Date of Submission


Date of Award


Institute Name (Publisher)

Indian Statistical Institute

Document Type

Doctoral Thesis

Degree Name

Doctor of Philosophy

Subject Name

Quantitative Economics


Economics and Planning Unit (EPU-Delhi)


Somanathan, E. (EPU-Delhi; ISI)

Abstract (Summary of the Work)

It is increasingly being accepted that the planet we live in is unable to fulfill the enormous resource demands that mankind places on it. As a result the environment we live in has undergone rapid changes in the last two centuries - changes that adversely affects human life. Long ago Thomas Malthus and more recently the Club of Rome researchers warned that rapid economic and population growth were going to be unsustainable as they are going to create an acute shortage of food and vital metals like mercury. Their predictions never passed the test of time (Sterner, 2003). However their ideas seem to hold true for ecological and environmental resources. The problem of overuse of global commons like earth’s atmosphere and hydrosphere and local commons like forests, groundwater reserves, grasslands are a reality in today’s world. The unfortunate fate of ecological goods is mainly due to the impure public good nature (rival but not excludable) of ecological goods and services. This ensures over-exploitation of such resources in a regulation free world as the economic man- an individual guided by self interest, does not internalize the externalities associated with such resource use. Hence the need of environmental policies to deal with situations of market failure in the realm of environmental goods and services. In addition to market failures, ill designed government policies are often an important reason for environmental problems. In the light of this, a economic study of various aspects of environmental policy is of great importance.This dissertation consists of three chapters, each of them dealing with a particular aspect of environmental policy. The first and the third chapters deal with the distributional effects of environmental policy making in South Asia. To the extent that our current environmental problems are outcomes of unsustainable economic growth, it is unethical to have environmental policies that have adverse distributional consequences. It is specially true for developing countries with unequal societies like India and Nepal. Opposition to environmental policies are often on distributional grounds. Hence studying the distributional effects of environmental policies are of importance.The second chapter of this dissertation deals with climate policy in a situation of dynamic inconsistency. Dynamic inconsistency in the context of climate policy refers to a situation where the policy maker cannot commit to a policy in future. The chapter shows how incentives to invest in research and development of green (emission free) technologies are affected by the presence of such commitment problems. It studies the role of various market instrumentsemission taxes, emission caps and investment subsidies, in creating incentives for R & D in green technology.I will now discuss each of these essays in brief by outlining the motivation and major results. In the chapters that follow, we discuss each of them in greater detail.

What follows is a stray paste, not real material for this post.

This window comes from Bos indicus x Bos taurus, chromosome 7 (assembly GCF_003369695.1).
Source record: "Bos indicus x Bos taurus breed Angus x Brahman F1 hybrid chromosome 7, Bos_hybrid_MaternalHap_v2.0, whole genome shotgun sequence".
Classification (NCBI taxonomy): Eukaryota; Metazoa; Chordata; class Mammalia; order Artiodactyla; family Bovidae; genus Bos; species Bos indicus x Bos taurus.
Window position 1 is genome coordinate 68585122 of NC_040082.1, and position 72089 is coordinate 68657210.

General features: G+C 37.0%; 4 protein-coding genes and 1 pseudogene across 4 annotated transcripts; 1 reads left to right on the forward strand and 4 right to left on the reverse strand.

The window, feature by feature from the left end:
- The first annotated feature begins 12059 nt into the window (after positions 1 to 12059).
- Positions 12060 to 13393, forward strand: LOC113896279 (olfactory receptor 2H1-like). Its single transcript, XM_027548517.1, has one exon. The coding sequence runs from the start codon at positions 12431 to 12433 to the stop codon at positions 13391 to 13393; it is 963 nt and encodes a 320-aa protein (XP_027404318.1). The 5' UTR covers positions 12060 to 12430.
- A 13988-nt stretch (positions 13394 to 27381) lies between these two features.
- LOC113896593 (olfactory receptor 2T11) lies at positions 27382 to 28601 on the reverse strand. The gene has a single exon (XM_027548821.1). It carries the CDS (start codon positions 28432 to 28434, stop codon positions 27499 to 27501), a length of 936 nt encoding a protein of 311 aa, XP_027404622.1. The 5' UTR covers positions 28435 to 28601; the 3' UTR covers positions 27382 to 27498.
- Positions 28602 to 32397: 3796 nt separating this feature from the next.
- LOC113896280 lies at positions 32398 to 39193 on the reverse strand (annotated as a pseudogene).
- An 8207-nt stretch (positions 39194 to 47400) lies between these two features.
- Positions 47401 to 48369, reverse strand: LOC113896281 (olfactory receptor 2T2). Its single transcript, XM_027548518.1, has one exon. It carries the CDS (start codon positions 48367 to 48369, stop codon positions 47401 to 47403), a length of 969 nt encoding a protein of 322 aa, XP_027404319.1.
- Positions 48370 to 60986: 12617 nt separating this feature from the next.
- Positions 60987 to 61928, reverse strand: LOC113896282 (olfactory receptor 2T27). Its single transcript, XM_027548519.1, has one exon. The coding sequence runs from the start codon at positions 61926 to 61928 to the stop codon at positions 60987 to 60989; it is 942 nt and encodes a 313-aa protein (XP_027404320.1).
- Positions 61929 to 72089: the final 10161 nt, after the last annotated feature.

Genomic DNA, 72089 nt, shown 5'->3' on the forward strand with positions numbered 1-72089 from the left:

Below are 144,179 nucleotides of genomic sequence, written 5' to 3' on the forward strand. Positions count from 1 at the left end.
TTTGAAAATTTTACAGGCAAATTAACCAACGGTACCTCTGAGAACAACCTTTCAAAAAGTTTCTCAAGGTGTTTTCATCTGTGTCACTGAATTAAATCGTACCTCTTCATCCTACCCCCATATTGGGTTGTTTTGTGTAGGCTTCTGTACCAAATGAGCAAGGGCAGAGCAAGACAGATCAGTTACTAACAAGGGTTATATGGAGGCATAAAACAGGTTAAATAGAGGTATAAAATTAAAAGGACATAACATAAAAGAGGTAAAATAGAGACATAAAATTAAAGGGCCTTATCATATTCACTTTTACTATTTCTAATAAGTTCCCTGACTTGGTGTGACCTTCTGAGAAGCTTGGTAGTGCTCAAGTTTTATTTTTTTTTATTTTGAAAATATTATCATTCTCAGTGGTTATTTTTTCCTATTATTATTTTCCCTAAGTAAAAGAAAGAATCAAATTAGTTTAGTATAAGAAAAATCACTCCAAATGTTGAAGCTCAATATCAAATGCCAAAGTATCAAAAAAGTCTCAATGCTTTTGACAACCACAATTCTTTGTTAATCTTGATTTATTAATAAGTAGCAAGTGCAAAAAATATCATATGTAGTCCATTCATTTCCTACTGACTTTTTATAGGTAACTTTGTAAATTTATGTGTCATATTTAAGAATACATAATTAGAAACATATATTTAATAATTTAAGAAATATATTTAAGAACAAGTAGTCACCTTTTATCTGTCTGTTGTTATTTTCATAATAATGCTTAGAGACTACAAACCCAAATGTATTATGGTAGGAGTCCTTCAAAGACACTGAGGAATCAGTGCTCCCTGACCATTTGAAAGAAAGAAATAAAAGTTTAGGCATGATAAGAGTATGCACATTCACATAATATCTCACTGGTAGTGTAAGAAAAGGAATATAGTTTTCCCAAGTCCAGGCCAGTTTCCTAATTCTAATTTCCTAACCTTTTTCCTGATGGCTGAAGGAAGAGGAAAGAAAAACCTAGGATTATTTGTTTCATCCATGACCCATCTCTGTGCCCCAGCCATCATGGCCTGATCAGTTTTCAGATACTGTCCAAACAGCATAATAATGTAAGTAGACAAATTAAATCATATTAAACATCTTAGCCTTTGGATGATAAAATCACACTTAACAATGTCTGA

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Creative Commons Attribution 4.0 International License
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